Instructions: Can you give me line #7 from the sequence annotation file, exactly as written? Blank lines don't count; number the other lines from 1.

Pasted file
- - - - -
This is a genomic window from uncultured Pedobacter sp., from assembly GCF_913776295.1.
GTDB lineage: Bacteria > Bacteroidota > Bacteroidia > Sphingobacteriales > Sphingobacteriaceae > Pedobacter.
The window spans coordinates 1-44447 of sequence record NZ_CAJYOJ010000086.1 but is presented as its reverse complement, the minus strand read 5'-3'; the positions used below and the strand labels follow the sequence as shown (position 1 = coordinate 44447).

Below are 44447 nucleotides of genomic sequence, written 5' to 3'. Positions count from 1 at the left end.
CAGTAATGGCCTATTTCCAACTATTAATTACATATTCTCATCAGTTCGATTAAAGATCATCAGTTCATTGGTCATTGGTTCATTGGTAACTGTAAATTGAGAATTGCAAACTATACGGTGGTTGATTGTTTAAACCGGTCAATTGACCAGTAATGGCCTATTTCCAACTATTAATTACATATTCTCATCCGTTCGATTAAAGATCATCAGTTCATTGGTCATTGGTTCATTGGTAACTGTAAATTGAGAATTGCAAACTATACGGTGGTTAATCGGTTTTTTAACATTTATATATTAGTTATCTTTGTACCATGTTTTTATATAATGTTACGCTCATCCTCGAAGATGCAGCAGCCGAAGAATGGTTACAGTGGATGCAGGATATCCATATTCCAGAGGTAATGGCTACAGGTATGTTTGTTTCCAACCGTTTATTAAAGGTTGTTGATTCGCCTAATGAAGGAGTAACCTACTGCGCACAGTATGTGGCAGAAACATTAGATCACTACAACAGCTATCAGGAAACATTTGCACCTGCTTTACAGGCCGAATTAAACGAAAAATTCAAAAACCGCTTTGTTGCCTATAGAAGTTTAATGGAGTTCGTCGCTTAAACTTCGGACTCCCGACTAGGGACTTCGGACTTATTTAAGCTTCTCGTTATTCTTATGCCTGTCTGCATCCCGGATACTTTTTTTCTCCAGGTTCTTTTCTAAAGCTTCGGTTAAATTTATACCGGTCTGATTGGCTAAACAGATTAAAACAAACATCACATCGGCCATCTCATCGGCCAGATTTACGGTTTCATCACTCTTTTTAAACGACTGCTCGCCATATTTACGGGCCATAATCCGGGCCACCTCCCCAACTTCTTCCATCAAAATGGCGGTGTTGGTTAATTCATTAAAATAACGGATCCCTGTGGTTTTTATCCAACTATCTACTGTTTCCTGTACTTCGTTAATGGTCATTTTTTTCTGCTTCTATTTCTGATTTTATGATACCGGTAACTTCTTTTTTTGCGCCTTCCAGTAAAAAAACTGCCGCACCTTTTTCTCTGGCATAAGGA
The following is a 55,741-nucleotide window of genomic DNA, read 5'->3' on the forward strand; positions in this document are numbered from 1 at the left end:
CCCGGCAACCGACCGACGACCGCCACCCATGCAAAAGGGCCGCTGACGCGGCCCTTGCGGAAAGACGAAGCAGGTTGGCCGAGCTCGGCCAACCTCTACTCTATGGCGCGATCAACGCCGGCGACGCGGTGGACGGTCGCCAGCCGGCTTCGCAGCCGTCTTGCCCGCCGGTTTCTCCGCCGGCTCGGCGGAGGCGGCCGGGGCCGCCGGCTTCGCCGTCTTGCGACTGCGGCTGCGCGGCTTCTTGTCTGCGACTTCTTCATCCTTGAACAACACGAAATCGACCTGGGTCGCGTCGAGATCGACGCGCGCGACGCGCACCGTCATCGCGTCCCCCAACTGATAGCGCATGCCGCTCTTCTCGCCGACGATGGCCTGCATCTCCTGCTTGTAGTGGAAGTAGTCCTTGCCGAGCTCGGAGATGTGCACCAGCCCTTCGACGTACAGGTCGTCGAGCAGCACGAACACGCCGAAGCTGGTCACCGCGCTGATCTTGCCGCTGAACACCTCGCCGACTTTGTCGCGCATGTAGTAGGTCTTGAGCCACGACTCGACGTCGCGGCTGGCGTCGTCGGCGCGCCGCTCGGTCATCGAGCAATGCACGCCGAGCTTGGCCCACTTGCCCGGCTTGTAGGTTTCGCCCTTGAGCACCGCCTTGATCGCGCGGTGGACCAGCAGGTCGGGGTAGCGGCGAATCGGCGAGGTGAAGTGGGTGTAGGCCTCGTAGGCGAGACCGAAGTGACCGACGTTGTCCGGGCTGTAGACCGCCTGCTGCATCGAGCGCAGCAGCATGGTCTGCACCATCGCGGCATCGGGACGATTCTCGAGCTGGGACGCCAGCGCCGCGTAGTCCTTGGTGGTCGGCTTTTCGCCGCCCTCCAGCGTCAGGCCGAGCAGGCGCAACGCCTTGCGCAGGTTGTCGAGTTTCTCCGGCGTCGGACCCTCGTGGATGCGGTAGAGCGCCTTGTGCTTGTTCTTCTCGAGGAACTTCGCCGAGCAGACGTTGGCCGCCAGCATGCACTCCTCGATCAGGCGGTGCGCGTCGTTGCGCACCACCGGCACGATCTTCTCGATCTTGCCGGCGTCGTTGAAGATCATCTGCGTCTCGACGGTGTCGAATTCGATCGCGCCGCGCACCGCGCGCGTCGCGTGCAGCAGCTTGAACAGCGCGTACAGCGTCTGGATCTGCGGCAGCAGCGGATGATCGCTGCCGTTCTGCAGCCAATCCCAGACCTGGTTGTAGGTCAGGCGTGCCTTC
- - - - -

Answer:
CCCGGCAACCGACCGACGACCGCCACCCATGCAAAAGGGCCGCTGACGCGGCCCTTGCGGAAAGACGAAGCAGGTTGGCCGAGCTCGGCCAACCTCTACTCTATGGCGCGATCAACGCCGGCGACGCGGTGGACGGTCGCCAGCCGGCTTCGCAGCCGTCTTGCCCGCCGGTTTCTCCGCCGGCTCGGCGGAGGCGGCCGGGGCCGCCGGCTTCGCCGTCTTGCGACTGCGGCTGCGCGGCTTCTTGTCTGCGACTTCTTCATCCTTGAACAACACGAAATCGACCTGGGTCGCGTCGAGATCGACGCGCGCGACGCGCACCGTCATCGCGTCCCCCAACTGATAGCGCATGCCGCTCTTCTCGCCGACGATGGCCTGCATCTCCTGCTTGTAGTGGAAGTAGTCCTTGCCGAGCTCGGAGATGTGCACCAGCCCTTCGACGTACAGGTCGTCGAGCAGCACGAACACGCCGAAGCTGGTCACCGCGCTGATCTTGCCGCTGAACACCTCGCCGACTTTGTCGCGCATGTAGTAGGTCTTGAGCCACGACTCGACGTCGCGGCTGGCGTCGTCGGCGCGCCGCTCGGTCATCGAGCAATGCACGCCGAGCTTGGCCCACTTGCCCGGCTTGTAGGTTTCGCCCTTGAGCACCGCCTTGATCGCGCGGTGGACCAGCAGGTCGGGGTAGCGGCGAATCGGCGAGGTGAAGTGGGTGTAGGCCTCGTAGGCGAGACCGAAGTGACCGACGTTGTCCGGGCTGTAGACCGCCTGCTGCATCGAGCGCAGCAGCATGGTCTGCACCATCGCGGCATCGGGACGATTCTCGAGCTGGGACGCCAGCGCCGCGTAGTCCTTGGTGGTCGGCTTTTCGCCGCCCTCCAGCGTCAGGCCGAGCAGGCGCAACGCCTTGCGCAGGTTGTCGAGTTTCTCCGGCGTCGGACCCTCGTGGATGCGGTAGAGCGCCTTGTGCTTGTTCTTCTCGAGGAACTTCGCCGAGCAGACGTTGGCCGCCAGCATGCACTCCTCGATCAGGCGGTGCGCGTCGTTGCGCACCACCGGCACGATCTTCTCGATCTTGCCGGCGTCGTTGAAGATCATCTGCGTCTCGACGGTGTCGAATTCGATCGCGCCGCGCACCGCGCGCGTCGCGTGCAGCAGCTTGAACAGCGCGTACAGCGTCTGGATCTGCGGCAGCAGCGGATGATCGCTGCCGTTCTGCAGCCAATCCCAGACCTGGTTGTAGGTCAGGCGTGCCTTC